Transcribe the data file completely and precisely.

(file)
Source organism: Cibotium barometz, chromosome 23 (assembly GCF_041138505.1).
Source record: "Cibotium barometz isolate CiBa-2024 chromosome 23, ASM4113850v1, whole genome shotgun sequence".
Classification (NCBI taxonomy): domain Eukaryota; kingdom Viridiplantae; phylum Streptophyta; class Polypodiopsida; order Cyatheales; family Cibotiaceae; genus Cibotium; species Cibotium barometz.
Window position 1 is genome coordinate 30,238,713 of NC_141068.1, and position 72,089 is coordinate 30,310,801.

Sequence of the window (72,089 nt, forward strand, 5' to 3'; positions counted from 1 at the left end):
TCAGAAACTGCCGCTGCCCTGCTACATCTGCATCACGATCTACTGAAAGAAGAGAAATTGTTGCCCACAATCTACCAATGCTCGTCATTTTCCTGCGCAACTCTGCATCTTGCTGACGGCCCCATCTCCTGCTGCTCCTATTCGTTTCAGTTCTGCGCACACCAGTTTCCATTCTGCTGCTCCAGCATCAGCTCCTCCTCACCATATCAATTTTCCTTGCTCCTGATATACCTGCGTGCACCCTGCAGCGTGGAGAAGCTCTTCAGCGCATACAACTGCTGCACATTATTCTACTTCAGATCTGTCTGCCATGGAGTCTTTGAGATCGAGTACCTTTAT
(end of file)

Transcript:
Source organism: Cibotium barometz, chromosome 23 (assembly GCF_041138505.1).
Source record: "Cibotium barometz isolate CiBa-2024 chromosome 23, ASM4113850v1, whole genome shotgun sequence".
Classification (NCBI taxonomy): domain Eukaryota; kingdom Viridiplantae; phylum Streptophyta; class Polypodiopsida; order Cyatheales; family Cibotiaceae; genus Cibotium; species Cibotium barometz.
Window position 1 is genome coordinate 30,238,713 of NC_141068.1, and position 72,089 is coordinate 30,310,801.

Sequence of the window (72,089 nt, forward strand, 5' to 3'; positions counted from 1 at the left end):
TCAGAAACTGCCGCTGCCCTGCTACATCTGCATCACGATCTACTGAAAGAAGAGAAATTGTTGCCCACAATCTACCAATGCTCGTCATTTTCCTGCGCAACTCTGCATCTTGCTGACGGCCCCATCTCCTGCTGCTCCTATTCGTTTCAGTTCTGCGCACACCAGTTTCCATTCTGCTGCTCCAGCATCAGCTCCTCCTCACCATATCAATTTTCCTTGCTCCTGATATACCTGCGTGCACCCTGCAGCGTGGAGAAGCTCTTCAGCGCATACAACTGCTGCACATTATTCTACTTCAGATCTGTCTGCCATGGAGTCTTTGAGATCGAGTACCTTTAT